In 2016, 34 and 39 volatile aroma compounds were identified, and 31 and 27 were significantly different for CS 110R and CS 420A, respectively. For CS 110R and CS 420A in 2017, there was a total of 31 and 29 volatiles identified, 26 and 6 of them being significantly different, respectively. Figure 2 depicts the PCA of the volatile profiles of wines made in 2016 and 2017, with ellipses to show 95% confidence intervals. Across seasons and rootstocks, 71–86% of the variance of the volatile profiles between treatments was explained. The third principal component (PC) was able to further separate the treatments only in the case of CS 110R 2017, in which an additional 12% of the variance was explained (Supplemental Figure S1). For the PCA in Figure 2a–c and Supplemental Figure S1, the 20 highest significantly different volatile compounds that contribute to the variance between the treatments are shown. The separation between sample treatments is well displayed by plotting the variables that contribute the most variance explained in the PCA, and the separation between sample treatments is well displayed [45]. For CS 420A wines in 2017 (Figure 2d), only the six significantly different volatile compounds are plotted to show the highest degree of separation between the treatments.
In general, across season and rootstocks, RB(+) wines were negatively correlated with most of the volatile compounds. In 2016, the PCA of the volatile profiles of wines in Figure 2a,b showed that RB(+) 2H wines were differentiated from RB(+) and RB(−) wines. Esters, terpenoids, and higher alcohols (HAs), which are responsible for fruity and floral aromas, were negatively correlated with RB(+) wines and positively correlated with RB(+) 2H and RB(−) wines.
For CS 110R wines in 2017, Figure 2c indicates that RB(+) 2H and RB(+) wines were similar and were separated from RB(−) wines at the 95% confidence level. RB(+) 2H was correlated with esters and terpenoids. By plotting the third PC (Supplemental Figure S1), RB(+) S wines were separated from RB(−) wines and were positively correlated with HAs, whereas RB(−) wines were correlated with the esters, ethyl 2-methylbutanoate and ethyl 3-methylbutanoate, as well as p-cymene, and cis-2-hexen-1-ol.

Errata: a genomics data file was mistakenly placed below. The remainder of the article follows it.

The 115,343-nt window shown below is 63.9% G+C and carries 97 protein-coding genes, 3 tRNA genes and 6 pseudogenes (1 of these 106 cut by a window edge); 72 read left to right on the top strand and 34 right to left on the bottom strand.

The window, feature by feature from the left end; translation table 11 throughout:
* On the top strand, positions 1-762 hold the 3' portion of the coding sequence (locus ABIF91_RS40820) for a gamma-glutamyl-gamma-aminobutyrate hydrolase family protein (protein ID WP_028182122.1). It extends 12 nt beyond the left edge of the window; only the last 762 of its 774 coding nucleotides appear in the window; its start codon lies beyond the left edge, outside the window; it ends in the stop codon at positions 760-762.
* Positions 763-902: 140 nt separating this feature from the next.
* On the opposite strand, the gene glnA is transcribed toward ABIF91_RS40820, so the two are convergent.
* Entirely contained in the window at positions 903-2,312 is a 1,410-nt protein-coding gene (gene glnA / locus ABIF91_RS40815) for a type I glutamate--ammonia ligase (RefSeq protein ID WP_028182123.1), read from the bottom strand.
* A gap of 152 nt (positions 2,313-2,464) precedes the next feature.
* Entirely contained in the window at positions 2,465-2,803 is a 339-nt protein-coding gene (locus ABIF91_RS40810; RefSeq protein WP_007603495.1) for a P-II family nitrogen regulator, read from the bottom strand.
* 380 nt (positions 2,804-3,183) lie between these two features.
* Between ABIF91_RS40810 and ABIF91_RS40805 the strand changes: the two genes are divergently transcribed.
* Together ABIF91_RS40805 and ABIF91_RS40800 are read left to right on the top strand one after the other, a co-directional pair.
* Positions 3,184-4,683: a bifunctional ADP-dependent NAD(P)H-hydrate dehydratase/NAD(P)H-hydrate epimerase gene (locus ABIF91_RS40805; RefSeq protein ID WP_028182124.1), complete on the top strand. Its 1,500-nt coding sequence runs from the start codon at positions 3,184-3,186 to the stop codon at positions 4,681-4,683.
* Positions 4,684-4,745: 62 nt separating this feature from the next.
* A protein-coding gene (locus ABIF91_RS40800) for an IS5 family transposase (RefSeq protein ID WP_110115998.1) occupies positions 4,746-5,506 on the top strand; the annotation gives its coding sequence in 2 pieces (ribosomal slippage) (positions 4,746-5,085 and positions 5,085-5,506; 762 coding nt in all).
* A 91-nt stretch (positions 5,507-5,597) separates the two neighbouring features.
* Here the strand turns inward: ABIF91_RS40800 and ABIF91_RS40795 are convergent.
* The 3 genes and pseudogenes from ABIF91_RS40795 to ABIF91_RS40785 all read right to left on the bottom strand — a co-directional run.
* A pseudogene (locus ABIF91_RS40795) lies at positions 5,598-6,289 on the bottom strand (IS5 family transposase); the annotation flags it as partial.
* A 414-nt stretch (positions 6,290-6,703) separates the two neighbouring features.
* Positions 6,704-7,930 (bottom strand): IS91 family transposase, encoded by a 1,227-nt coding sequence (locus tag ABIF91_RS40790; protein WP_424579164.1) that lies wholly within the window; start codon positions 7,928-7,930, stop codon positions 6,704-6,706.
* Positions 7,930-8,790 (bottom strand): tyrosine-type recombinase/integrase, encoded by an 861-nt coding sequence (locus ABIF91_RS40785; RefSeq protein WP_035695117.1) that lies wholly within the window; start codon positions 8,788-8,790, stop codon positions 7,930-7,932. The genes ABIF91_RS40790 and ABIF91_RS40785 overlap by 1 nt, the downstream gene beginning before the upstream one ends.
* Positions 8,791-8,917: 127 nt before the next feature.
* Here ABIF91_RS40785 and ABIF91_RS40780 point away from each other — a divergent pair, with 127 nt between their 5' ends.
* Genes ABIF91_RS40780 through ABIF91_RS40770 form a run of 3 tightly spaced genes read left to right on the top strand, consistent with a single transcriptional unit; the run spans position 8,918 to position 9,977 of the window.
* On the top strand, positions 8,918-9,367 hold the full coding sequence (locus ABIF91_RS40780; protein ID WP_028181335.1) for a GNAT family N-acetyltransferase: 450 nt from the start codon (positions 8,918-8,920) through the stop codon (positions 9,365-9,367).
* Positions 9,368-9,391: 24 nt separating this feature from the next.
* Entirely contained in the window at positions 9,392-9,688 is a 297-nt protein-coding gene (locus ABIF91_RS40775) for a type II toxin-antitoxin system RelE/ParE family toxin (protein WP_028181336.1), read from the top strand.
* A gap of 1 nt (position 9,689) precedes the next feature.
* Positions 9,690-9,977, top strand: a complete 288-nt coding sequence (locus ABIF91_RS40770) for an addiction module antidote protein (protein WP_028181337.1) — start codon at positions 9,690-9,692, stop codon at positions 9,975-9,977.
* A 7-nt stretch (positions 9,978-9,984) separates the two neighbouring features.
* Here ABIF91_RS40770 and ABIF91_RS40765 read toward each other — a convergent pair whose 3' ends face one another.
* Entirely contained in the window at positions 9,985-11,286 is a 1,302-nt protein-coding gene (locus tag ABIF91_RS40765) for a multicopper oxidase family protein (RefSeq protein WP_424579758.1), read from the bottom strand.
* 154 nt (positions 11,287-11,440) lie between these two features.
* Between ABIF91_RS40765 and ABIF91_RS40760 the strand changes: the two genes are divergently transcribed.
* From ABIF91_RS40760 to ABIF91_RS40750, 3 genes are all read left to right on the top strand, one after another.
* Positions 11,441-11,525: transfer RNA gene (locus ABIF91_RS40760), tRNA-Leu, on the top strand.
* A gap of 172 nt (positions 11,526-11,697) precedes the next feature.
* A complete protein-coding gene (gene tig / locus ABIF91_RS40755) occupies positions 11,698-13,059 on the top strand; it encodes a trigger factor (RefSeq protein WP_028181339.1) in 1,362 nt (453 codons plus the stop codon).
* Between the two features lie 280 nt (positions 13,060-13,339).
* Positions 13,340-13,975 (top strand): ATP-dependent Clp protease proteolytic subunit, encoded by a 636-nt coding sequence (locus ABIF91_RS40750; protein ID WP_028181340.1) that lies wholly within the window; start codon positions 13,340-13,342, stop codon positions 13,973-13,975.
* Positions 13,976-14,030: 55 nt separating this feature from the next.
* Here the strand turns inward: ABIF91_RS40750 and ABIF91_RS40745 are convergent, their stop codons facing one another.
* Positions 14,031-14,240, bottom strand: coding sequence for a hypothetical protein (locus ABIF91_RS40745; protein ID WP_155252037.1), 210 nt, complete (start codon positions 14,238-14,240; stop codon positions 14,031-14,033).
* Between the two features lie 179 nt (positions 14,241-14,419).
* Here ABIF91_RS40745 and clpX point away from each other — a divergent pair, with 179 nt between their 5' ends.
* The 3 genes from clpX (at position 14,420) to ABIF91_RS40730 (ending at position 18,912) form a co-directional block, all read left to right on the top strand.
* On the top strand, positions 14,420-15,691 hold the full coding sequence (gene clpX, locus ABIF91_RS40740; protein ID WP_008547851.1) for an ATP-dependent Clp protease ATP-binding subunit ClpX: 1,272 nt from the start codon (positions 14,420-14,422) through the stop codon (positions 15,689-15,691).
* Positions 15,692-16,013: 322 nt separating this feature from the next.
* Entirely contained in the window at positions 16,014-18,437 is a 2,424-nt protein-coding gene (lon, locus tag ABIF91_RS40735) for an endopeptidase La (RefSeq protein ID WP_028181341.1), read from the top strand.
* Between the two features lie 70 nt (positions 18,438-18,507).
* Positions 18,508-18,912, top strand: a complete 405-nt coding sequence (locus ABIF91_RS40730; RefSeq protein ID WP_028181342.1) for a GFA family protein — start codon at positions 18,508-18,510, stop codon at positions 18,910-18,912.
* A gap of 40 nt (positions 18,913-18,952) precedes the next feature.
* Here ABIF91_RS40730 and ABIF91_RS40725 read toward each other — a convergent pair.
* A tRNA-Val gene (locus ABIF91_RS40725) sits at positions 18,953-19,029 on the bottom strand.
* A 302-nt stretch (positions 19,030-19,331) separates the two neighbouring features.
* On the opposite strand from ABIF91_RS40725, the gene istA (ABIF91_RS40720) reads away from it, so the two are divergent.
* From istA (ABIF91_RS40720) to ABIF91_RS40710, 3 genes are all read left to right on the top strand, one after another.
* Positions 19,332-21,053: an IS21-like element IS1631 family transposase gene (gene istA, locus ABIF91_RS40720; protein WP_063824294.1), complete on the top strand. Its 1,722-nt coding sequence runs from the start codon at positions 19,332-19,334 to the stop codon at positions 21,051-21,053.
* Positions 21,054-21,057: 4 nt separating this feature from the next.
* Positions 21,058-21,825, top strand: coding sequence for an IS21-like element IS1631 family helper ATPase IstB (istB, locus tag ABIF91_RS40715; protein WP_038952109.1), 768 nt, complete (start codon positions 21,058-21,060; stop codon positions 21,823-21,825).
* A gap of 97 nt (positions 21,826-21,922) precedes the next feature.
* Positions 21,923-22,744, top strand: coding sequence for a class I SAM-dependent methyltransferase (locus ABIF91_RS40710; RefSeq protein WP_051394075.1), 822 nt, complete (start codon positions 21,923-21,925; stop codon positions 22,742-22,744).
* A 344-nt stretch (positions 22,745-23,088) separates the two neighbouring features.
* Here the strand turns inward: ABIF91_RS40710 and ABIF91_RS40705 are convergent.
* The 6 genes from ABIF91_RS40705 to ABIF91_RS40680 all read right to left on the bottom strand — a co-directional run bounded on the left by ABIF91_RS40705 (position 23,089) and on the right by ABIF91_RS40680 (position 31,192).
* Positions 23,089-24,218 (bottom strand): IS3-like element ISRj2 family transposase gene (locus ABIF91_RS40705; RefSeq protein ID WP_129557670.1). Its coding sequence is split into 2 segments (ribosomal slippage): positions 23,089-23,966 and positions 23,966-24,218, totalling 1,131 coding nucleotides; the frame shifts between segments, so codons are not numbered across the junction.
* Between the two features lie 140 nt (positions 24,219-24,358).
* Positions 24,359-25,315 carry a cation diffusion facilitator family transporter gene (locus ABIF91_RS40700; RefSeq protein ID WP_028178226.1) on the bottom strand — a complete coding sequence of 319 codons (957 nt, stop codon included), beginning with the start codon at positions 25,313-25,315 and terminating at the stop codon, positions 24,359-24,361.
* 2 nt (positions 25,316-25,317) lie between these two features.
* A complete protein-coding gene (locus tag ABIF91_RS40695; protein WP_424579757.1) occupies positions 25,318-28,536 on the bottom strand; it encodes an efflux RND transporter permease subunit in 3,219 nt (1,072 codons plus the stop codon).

For CS 420A in 2017 (Figure 2d) only RB(−) and RB(+) wines were separated on the PCA at a 95% confidence interval. RB(+) S and RB(−) wines were both highly correlated with the volatile compounds ethyl octanoate, limonene, and benzaldehyde. The confidence ellipses suggest that RB(+) and RB(+) 2H wines were not distinguishable; however, the volatile aroma compound profile of CS 420A RB(+) 2H may have been affected by the Northern California wildfires, and, therefore, no conclusions can be drawn.

3.4. Descriptive Analysis of Final Wines

A MANOVA determined significant wine effects for all sensory evaluations, except for CS 420A in 2017. An ANOVA and MFA were still applied to analyze CS 420A data in 2017; however, this observation indicates that the panel could not distinguish between the CS 420A wines made in 2017. All sensory attributes that had a significant wine effect in the final wines in 2016 and 2017 are shown in Supplemental Table S3. In general, it was observed that panelists could distinguish between RB(−) wines and RB(+) wines, across season and rootstock. A hot mouthfeel or an alcohol aroma was higher for RB(−) wines than RB(+) wines, which was mainly significant.
For CS 110R wines in 2016, RB(−) had significantly higher values for hot mouthfeel and visual color than RB(+) wines. At the same time, RB(+) wines were rated significantly higher for sour. Panelists rated RB(+) 2H higher for dry mouthfeel than other treatments and statistically similar to RB(−) for color. RB(+) 2H wines were also found to be significantly hotter than RB(+) wines, but still lower than RB(−) wines. In the case of CS 420A wines made in 2016, RB(−) and RB(+) 2H wines were statistically similar for alcohol aroma and sweet taste, which were both higher than RB(+) wines.